She'd tried them all, and scratched them off of her maps one by one, and kept looking... and that was how she'd found out that there were other roads. Roads that didn't like to be looked at head-on, between spaces that you could only sneak up on by eliminating all the clearer possibilities around them. Roads that went through, like pushing a needle through doubled-up cloth to come out somewhere miles further on than the actual distance you'd travelled.
The first time she'd found one, she hadn't known what kind of road she was driving down - which of course, was the only reason she'd found it at all. She'd been heading down Route 3 toward Derry Hospital, not looking for any place in particular, but rather watching the ground ahead of her wheels to count off each turning as she passed it. There were tracks running through the woods that weren't marked on any map but for a hand-drawn one from an old water-damaged book Derry Public Library had thrown out, and she'd been trying each of them in turn.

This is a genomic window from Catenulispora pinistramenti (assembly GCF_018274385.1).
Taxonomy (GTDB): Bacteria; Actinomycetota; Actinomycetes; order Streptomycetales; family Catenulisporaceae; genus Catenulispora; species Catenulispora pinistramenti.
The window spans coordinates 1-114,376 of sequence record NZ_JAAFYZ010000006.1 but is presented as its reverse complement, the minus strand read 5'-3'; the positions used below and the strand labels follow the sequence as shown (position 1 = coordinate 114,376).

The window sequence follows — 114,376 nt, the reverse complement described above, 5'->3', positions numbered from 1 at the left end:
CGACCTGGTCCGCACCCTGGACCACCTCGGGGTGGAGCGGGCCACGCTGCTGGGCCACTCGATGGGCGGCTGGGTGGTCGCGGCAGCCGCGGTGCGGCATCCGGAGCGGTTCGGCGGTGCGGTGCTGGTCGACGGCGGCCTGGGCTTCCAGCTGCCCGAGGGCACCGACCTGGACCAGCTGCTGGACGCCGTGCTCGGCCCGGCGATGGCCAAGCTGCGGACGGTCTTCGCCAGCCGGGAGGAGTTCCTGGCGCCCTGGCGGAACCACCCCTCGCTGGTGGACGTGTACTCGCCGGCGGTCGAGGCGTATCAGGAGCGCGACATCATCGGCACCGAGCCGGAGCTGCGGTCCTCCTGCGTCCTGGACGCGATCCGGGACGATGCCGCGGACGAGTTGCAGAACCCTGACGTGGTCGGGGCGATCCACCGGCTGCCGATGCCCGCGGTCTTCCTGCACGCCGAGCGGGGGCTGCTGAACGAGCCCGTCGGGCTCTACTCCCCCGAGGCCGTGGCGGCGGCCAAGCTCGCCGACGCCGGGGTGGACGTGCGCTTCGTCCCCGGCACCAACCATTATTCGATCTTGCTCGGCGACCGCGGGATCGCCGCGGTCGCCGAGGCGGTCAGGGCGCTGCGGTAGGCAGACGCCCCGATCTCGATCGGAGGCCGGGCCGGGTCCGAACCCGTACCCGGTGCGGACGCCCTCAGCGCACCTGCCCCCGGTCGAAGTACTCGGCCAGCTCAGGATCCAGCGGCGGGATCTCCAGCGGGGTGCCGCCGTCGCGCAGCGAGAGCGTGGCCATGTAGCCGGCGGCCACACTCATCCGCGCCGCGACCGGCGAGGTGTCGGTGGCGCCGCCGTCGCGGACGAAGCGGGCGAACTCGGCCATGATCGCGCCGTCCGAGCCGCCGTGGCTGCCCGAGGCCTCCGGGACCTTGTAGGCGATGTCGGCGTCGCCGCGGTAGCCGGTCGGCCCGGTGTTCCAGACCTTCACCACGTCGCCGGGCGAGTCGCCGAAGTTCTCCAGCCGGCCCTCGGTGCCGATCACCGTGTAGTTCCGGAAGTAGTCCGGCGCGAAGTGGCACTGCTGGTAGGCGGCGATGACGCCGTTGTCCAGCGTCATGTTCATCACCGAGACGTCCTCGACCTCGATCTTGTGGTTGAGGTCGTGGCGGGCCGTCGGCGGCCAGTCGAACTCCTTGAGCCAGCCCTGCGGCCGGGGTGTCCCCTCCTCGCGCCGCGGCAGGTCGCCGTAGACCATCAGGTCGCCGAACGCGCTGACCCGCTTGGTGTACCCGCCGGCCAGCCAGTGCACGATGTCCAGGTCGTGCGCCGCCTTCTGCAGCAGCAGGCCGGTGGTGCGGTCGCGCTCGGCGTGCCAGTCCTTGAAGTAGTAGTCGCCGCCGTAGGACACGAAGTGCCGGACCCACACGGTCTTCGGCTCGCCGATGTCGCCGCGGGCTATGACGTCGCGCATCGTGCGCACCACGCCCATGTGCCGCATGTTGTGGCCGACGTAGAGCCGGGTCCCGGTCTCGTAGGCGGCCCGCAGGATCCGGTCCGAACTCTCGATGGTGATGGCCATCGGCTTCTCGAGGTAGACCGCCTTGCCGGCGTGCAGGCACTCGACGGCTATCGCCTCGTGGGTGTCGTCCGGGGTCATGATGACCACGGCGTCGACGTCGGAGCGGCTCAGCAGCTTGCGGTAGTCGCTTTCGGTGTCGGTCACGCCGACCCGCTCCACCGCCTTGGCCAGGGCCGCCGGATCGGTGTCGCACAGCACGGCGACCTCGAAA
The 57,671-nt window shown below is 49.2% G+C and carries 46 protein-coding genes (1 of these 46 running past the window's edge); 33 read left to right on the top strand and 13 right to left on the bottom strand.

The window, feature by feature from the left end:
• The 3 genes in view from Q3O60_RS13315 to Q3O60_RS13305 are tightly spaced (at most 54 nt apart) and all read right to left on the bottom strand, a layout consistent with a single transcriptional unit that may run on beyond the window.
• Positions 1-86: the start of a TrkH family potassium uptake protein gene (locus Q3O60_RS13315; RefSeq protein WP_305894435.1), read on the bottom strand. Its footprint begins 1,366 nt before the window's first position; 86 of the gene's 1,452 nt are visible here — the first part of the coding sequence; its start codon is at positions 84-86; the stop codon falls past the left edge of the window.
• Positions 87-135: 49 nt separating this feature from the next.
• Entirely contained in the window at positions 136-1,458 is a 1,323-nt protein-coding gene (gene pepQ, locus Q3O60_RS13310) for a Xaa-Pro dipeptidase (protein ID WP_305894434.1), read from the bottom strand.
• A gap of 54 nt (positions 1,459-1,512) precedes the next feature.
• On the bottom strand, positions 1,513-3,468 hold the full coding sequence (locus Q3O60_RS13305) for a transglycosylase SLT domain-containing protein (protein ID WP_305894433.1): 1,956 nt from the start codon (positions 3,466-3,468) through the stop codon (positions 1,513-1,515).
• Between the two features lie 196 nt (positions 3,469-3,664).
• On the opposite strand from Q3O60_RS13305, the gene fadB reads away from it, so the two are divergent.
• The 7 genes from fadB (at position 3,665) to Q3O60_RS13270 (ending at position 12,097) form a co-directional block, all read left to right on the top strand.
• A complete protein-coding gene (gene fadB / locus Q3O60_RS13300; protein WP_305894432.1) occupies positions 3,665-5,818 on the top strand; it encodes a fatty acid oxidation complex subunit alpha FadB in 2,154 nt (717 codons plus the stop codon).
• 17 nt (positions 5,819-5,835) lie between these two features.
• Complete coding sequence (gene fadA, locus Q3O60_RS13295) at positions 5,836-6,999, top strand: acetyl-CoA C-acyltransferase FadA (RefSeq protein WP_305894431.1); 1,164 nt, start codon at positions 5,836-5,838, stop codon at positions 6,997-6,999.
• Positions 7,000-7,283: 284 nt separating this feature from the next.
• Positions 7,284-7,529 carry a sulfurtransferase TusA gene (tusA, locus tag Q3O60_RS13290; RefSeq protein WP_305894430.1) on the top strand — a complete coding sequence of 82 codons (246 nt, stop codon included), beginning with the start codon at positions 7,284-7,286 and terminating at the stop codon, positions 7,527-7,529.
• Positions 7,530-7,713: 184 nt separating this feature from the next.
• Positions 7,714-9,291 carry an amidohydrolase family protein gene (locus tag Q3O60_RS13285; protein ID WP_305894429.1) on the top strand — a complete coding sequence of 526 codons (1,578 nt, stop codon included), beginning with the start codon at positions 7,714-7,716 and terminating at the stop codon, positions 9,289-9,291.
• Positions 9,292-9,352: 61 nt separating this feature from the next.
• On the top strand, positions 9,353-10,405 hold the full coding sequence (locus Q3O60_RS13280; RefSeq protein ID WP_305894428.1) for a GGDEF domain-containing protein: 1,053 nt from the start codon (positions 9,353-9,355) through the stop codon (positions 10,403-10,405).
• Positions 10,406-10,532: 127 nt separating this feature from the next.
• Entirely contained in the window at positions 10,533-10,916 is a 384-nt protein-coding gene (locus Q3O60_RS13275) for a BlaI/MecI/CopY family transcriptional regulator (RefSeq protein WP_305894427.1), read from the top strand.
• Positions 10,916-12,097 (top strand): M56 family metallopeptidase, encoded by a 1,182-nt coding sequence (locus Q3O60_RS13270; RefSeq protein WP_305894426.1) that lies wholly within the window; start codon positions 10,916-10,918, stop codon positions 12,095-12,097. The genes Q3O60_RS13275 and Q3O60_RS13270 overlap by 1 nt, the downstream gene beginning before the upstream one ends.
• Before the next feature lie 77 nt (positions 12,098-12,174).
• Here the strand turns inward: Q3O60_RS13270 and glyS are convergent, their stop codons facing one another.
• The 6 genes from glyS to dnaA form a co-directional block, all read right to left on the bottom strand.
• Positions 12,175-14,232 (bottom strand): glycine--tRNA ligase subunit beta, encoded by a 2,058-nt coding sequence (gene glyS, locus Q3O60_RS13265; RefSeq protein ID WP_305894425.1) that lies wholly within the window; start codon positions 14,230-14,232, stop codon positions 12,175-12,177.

The one she took today was such a tight squeeze even for the little go-devil - she did so love that name, far more than Worth's flatly unimaginative term for it, the Merc - that the trees to either side reached out to tap the hood like barroom boys slapping a pal's shoulder. Anyone looking at the road ahead could see it looked like impossible going and it would be better to reverse out.
But she wasn't looking at the road ahead: she was already looking beyond it to every place this road might come out and watching that odometer click around.